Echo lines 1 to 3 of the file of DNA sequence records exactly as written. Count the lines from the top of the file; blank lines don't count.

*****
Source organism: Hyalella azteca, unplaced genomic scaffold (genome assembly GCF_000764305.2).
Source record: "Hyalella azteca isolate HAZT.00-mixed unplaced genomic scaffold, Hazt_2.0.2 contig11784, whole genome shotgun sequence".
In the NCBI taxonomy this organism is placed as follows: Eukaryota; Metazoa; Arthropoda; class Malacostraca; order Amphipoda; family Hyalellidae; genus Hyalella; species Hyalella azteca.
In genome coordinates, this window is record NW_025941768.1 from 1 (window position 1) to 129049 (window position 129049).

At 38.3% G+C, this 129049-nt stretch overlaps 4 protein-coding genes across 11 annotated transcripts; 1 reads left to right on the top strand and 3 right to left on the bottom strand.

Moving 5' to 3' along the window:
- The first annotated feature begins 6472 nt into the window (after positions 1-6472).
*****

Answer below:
Source organism: Hyalella azteca, unplaced genomic scaffold (genome assembly GCF_000764305.2).
Source record: "Hyalella azteca isolate HAZT.00-mixed unplaced genomic scaffold, Hazt_2.0.2 contig11784, whole genome shotgun sequence".
In the NCBI taxonomy this organism is placed as follows: Eukaryota; Metazoa; Arthropoda; class Malacostraca; order Amphipoda; family Hyalellidae; genus Hyalella; species Hyalella azteca.